“Any human power can be resisted and changed by human beings. Resistance and change often begin in art. Very often in our art, the art of words.” Ursula K. Le Guin
But what can my creative work do?
First, what it does for you.
It is a creation from you. If it doesn’t match how you see yourself, then fix it. Start making projects that reflect who you really are. That means knowing who you really are, and living it. No more hiding. No more compartmentalising what you create and who you are outside of your creations. Where are you?
“Happiness is when what you think, what you say, and what you do are in harmony.” Mahatma Gandhi
Second, what it does for others.
It works as a feedback loop, communicating to others to either stay naive, to get back in their box, to stretch a bit, or to generate their own worlds. It doesn’t matter what you make, your creative work is doing one of these things.
If you’re not thinking about what you’re saying, and trying to say something with your work, then you’re either helping them remain unaware (and therefore not living their own life), or scaring them to toe the line.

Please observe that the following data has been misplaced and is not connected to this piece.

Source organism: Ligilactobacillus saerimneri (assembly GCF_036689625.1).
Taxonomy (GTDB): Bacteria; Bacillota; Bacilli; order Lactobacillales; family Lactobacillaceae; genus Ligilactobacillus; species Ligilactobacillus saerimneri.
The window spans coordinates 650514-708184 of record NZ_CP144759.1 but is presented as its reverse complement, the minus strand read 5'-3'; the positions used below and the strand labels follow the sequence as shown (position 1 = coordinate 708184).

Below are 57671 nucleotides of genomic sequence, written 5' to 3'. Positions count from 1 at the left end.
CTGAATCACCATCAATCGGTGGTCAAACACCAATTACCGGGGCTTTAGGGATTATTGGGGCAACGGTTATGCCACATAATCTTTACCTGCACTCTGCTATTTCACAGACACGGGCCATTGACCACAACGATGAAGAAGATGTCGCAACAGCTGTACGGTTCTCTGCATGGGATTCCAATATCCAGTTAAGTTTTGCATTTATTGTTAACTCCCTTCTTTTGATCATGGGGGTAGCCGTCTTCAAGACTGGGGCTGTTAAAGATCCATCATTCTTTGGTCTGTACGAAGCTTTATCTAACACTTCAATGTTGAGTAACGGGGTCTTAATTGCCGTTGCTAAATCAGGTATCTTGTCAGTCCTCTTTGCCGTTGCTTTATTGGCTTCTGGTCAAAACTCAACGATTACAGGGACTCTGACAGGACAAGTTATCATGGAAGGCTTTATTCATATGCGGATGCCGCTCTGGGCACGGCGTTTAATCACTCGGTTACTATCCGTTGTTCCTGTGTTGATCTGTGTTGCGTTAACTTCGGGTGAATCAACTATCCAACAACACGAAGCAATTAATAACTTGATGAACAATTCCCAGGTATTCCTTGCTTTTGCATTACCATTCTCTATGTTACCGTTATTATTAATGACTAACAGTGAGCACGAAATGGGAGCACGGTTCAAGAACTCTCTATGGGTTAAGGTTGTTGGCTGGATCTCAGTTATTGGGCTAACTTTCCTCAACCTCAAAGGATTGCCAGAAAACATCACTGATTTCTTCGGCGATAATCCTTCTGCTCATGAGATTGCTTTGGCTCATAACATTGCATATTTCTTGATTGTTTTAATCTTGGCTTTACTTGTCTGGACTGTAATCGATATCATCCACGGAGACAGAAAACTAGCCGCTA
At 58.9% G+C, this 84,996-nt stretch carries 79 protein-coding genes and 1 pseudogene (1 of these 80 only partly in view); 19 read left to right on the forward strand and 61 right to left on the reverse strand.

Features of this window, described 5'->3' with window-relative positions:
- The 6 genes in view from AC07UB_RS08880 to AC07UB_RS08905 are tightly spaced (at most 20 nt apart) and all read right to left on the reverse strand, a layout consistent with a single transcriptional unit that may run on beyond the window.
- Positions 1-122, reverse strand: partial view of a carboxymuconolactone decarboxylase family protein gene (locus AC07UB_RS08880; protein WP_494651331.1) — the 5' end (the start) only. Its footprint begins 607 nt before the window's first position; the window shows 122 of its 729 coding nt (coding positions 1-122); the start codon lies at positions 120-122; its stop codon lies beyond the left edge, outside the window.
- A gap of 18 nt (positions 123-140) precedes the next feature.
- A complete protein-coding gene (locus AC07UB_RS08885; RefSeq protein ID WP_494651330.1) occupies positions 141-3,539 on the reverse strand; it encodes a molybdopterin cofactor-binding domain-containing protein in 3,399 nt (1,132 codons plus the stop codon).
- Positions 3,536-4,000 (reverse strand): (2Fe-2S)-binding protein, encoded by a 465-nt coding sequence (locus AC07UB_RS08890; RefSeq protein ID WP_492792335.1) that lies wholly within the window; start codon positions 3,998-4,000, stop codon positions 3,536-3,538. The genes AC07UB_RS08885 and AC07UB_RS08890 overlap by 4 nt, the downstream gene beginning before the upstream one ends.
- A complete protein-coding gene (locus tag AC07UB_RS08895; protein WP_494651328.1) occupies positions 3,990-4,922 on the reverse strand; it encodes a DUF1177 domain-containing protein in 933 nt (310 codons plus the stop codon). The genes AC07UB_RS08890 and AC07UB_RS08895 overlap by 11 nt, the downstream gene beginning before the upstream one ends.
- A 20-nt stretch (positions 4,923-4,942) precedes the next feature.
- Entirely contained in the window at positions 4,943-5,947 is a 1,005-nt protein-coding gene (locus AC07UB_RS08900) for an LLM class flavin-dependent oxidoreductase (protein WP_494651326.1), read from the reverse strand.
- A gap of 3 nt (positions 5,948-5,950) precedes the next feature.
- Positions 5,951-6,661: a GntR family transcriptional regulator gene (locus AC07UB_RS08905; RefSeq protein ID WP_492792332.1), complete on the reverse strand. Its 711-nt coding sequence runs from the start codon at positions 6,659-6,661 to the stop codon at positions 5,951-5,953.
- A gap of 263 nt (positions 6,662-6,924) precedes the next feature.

“The quality of results produced by any system depends on the quality of awareness from which people in the system operate.” Otto Scharmer
Third, what it does for societies.
Your works lay the ground for massive change. They can facilitate openness to change on a massive scale, or help preserve the system as it is.
“[I]deologies and political movements which lessen the resistance to an infrastructural change increase the likelihood that new infrastructure will be propagated and amplified instead of dampened and extinguished. Furthermore, the more direct and emphatic the structural and superstructural support of the infrastructural changes, the swifter and the more pervasive the transformation of the whole system.” Marvin Harris
You have been told this before. You will hear this again.
“As an artist, creator and dreamer of this world, we ask you not to be discouraged by what you see but to use your own lives, and by extension your art, as vehicles for the construction of peace.” Herbie Hancock